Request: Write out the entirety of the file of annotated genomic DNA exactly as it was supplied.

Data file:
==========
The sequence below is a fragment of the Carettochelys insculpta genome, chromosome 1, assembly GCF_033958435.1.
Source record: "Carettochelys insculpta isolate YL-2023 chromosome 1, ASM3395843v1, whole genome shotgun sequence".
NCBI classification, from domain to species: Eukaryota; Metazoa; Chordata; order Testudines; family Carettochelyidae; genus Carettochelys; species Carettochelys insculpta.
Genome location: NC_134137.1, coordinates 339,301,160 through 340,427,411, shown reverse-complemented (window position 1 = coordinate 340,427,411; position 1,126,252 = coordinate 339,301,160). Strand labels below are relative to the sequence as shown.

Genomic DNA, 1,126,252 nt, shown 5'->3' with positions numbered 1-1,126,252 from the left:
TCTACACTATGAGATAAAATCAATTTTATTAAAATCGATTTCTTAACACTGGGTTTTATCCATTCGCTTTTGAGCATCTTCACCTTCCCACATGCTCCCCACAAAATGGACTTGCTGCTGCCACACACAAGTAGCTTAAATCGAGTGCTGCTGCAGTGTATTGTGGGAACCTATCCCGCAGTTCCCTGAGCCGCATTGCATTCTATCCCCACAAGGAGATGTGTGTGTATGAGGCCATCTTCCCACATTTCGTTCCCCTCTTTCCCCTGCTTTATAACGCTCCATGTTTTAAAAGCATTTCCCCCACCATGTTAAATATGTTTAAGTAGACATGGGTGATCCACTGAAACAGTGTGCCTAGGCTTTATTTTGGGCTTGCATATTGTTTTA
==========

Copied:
The sequence below is a fragment of the Carettochelys insculpta genome, chromosome 1, assembly GCF_033958435.1.
Source record: "Carettochelys insculpta isolate YL-2023 chromosome 1, ASM3395843v1, whole genome shotgun sequence".
NCBI classification, from domain to species: Eukaryota; Metazoa; Chordata; order Testudines; family Carettochelyidae; genus Carettochelys; species Carettochelys insculpta.
Genome location: NC_134137.1, coordinates 339,301,160 through 340,427,411, shown reverse-complemented (window position 1 = coordinate 340,427,411; position 1,126,252 = coordinate 339,301,160). Strand labels below are relative to the sequence as shown.

Genomic DNA, 1,126,252 nt, shown 5'->3' with positions numbered 1-1,126,252 from the left:
TCTACACTATGAGATAAAATCAATTTTATTAAAATCGATTTCTTAACACTGGGTTTTATCCATTCGCTTTTGAGCATCTTCACCTTCCCACATGCTCCCCACAAAATGGACTTGCTGCTGCCACACACAAGTAGCTTAAATCGAGTGCTGCTGCAGTGTATTGTGGGAACCTATCCCGCAGTTCCCTGAGCCGCATTGCATTCTATCCCCACAAGGAGATGTGTGTGTATGAGGCCATCTTCCCACATTTCGTTCCCCTCTTTCCCCTGCTTTATAACGCTCCATGTTTTAAAAGCATTTCCCCCACCATGTTAAATATGTTTAAGTAGACATGGGTGATCCACTGAAACAGTGTGCCTAGGCTTTATTTTGGGCTTGCATATTGTTTTA